Department of Health and Human Services
|Public Health Service|
Food and Drug Administration
|Silver Spring, MD 20993-0002|
TO: Mr. Larry Burstein
FROM: The United States Food and Drug Administration
RE: Notice of Unlawful Sale of Unapproved and Misbranded Drug Products to
United States consumers over the Internet
DATE: June 8th, 2015
The United States Food and Drug Administration (FDA) recently reviewed your websites (listed in the table at the bottom of this letter) and determined that your websites offer products for sale in violation of the Federal Food, Drug, and Cosmetic Act (FD&C Act). More specifically, the websites listed below offer unapproved new drugs and misbranded drugs for sale in violation of sections 301(a), 301(d), 502(f), 503(b), and 505(a) of the FD&C Act [21 U.S.C. §§ 321(g), 321(p), 331(a), 331(d), 352(f), 353(b), and 355(a)]. FDA requests that you immediately cease marketing violative drug products to United States consumers.
Unapproved New Drugs
As labeled, certain products offered for sale through your websites are drugs within the meaning of section 201(g) of the FD&C Act [21 U.S.C. § 321(g)] because they are intended for use in the diagnosis, cure, mitigation, treatment, or prevention of disease and/or because they are intended to affect the structure or function of the body. These products, as marketed through your websites, are also new drugs as defined by section 201(p) of the FD&C Act [21 U.S.C § 321(p)], because they are not generally recognized as safe and effective for their labeled uses. New drugs may not be legally introduced or delivered for introduction into interstate commerce without prior approval from FDA, as described in section 505(a) of the FD&C Act [21 U.S.C. § 355(a)]. No approved applications pursuant to section 505 of the FD&C Act are in effect for these products. Accordingly, their introduction or delivery for introduction into interstate commerce violates sections 505(a) and 301(d) of the FD&C Act [21 U.S.C §§ 355(a) and 331(d)].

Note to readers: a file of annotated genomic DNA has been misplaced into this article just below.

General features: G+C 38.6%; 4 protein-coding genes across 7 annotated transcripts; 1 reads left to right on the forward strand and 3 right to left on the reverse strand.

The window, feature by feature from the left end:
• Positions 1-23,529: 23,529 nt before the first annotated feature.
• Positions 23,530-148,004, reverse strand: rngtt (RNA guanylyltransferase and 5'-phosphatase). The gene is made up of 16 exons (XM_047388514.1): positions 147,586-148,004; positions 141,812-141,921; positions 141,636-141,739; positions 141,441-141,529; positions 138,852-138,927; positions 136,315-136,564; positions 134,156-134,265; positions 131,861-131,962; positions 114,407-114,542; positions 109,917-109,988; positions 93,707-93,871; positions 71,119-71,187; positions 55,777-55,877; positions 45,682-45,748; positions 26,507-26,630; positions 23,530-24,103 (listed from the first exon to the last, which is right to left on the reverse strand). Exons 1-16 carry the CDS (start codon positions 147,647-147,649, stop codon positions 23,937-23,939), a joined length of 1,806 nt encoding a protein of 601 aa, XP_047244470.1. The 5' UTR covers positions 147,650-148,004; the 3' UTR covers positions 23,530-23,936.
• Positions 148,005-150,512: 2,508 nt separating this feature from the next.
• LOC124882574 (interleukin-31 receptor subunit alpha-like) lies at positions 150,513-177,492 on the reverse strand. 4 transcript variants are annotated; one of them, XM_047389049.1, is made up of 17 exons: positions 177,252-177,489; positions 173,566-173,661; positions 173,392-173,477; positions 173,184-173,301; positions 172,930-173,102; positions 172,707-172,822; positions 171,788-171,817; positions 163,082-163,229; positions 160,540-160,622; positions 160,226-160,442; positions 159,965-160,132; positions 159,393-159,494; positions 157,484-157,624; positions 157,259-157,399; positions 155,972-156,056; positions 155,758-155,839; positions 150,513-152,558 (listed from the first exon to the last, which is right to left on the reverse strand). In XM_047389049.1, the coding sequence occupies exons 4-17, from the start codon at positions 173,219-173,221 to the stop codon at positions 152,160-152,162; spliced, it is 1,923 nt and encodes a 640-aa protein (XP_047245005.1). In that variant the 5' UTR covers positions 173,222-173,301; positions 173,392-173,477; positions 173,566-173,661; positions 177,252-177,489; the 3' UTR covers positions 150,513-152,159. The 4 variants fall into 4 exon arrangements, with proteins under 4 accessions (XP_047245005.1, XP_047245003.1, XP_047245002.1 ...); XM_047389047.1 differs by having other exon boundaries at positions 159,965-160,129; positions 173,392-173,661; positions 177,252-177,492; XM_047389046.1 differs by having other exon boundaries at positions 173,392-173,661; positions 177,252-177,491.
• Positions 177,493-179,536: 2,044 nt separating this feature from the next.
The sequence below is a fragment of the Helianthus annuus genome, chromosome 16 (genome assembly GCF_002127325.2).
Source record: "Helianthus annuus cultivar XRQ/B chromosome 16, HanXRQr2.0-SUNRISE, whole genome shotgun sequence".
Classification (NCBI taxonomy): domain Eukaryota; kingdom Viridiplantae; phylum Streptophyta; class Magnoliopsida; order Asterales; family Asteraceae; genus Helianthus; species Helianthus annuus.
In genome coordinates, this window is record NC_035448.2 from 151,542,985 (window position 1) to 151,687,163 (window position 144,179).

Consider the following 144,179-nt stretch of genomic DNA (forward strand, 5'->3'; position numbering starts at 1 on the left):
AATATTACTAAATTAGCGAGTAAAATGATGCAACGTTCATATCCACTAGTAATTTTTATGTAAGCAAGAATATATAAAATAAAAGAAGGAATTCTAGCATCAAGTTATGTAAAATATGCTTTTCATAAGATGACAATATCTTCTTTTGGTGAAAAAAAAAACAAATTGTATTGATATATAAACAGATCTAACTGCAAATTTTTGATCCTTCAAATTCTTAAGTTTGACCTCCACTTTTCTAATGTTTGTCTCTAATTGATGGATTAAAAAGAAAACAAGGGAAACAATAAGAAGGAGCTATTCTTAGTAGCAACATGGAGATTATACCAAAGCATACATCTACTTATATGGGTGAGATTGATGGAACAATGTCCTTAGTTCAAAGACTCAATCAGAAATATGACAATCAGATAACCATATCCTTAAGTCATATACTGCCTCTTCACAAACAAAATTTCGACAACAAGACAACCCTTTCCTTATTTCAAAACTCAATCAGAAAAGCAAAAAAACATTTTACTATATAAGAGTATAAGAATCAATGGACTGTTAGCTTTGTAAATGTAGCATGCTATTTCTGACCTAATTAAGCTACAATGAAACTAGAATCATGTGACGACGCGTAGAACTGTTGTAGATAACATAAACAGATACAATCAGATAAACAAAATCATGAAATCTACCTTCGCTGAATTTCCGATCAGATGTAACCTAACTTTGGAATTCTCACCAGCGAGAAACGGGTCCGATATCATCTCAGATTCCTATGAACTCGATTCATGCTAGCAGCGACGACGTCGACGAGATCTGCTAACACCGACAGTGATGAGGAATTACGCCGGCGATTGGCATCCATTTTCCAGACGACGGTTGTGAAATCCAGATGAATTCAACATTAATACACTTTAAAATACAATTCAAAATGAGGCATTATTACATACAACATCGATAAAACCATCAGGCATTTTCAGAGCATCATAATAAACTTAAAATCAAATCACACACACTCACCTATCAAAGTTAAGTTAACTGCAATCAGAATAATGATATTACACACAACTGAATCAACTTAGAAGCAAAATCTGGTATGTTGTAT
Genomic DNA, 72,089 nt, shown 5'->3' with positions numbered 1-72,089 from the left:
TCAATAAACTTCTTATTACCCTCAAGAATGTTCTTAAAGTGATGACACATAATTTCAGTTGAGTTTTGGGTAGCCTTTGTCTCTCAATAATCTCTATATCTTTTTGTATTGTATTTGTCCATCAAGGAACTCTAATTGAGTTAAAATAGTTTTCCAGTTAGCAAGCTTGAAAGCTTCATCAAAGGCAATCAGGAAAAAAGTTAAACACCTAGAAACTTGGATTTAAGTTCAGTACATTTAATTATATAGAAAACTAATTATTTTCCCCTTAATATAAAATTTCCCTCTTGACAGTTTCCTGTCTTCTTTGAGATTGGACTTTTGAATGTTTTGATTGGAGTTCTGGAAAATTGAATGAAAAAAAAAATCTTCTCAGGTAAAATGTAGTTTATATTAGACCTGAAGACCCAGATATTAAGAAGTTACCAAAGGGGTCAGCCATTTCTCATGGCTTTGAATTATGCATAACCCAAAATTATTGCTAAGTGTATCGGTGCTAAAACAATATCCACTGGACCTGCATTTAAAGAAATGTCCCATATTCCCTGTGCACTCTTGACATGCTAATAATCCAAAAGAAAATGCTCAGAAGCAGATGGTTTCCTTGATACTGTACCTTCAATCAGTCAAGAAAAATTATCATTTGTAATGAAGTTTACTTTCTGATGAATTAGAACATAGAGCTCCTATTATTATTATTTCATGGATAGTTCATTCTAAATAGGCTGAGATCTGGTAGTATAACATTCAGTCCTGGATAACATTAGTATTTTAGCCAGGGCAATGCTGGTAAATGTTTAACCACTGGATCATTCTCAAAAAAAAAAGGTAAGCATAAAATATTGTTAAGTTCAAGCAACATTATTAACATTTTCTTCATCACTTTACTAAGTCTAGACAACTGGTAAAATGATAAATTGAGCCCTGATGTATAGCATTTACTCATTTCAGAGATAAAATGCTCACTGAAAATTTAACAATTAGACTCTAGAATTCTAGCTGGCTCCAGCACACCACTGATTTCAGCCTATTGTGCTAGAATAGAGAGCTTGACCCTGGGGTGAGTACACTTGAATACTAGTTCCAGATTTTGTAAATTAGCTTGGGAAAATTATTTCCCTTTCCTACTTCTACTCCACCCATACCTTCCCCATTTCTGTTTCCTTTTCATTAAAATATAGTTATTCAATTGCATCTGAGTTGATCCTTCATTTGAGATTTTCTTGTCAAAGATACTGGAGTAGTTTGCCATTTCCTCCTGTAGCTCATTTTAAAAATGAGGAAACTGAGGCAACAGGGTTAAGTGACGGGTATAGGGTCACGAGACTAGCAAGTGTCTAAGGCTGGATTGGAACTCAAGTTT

Many products offered for sale on your websites are indicated to treat serious medical conditions for which supervision by a licensed healthcare practitioner is necessary to ensure safe and effective use. Some of these medical conditions include invasive breast cancer, obesity, and mental health disorders. Examples of violative products offered for sale on your firm’s websites include “Generic Nolvadex” and “Generic Meridia.” Your websites claim that “Generic Nolvadex” is “used for treating breast cancer that has spread to other sites in the body” and that, “[i]t is used in women who are at high risk for breast cancer and in women with DCIS to decrease the risk of developing breast cancer.” While there are FDA-approved generic versions of FDA-approved Nolvadex, there is no FDA-approved drug application for “Generic Nolvadex,” and as such, “Generic Nolvadex” is an unapproved new drug product. Furthermore, FDA requires that Nolvadex, as well as its approved generics, be accompanied by a black box warning, the highest level of FDA-required warnings, indicating that the drug carries a significant risk of serious or even life-threatening adverse events. The black box warning is directed to women with DCIS and women at high risk for breast cancer, warning them about the serious adverse events reported in association with use of the product, such as malignancies, stroke, and pulmonary embolism. The “Generic Nolvadex” product you offer for sale on your website contains no such black box warning, which places consumers at risk, and may prevent individuals from receiving appropriate and effective treatment.